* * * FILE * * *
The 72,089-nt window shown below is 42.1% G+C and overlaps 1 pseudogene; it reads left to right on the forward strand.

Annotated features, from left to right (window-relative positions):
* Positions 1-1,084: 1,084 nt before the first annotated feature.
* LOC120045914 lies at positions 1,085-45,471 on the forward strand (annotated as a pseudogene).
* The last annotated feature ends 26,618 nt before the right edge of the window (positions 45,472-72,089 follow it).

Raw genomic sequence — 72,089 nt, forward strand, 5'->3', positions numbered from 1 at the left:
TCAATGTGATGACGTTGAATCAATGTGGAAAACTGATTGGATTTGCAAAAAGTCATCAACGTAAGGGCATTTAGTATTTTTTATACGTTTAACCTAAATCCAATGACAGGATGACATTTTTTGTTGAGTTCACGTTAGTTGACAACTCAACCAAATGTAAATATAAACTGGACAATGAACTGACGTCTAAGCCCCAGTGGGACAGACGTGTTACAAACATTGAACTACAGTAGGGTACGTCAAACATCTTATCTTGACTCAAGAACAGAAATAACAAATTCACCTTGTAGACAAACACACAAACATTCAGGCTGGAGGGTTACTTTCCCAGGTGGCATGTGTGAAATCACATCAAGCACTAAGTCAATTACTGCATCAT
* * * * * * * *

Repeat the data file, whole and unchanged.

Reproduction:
The 72,089-nt window shown below is 42.1% G+C and overlaps 1 pseudogene; it reads left to right on the forward strand.

Annotated features, from left to right (window-relative positions):
* Positions 1-1,084: 1,084 nt before the first annotated feature.
* LOC120045914 lies at positions 1,085-45,471 on the forward strand (annotated as a pseudogene).
* The last annotated feature ends 26,618 nt before the right edge of the window (positions 45,472-72,089 follow it).

Raw genomic sequence — 72,089 nt, forward strand, 5'->3', positions numbered from 1 at the left:
TCAATGTGATGACGTTGAATCAATGTGGAAAACTGATTGGATTTGCAAAAAGTCATCAACGTAAGGGCATTTAGTATTTTTTATACGTTTAACCTAAATCCAATGACAGGATGACATTTTTTGTTGAGTTCACGTTAGTTGACAACTCAACCAAATGTAAATATAAACTGGACAATGAACTGACGTCTAAGCCCCAGTGGGACAGACGTGTTACAAACATTGAACTACAGTAGGGTACGTCAAACATCTTATCTTGACTCAAGAACAGAAATAACAAATTCACCTTGTAGACAAACACACAAACATTCAGGCTGGAGGGTTACTTTCCCAGGTGGCATGTGTGAAATCACATCAAGCACTAAGTCAATTACTGCATCAT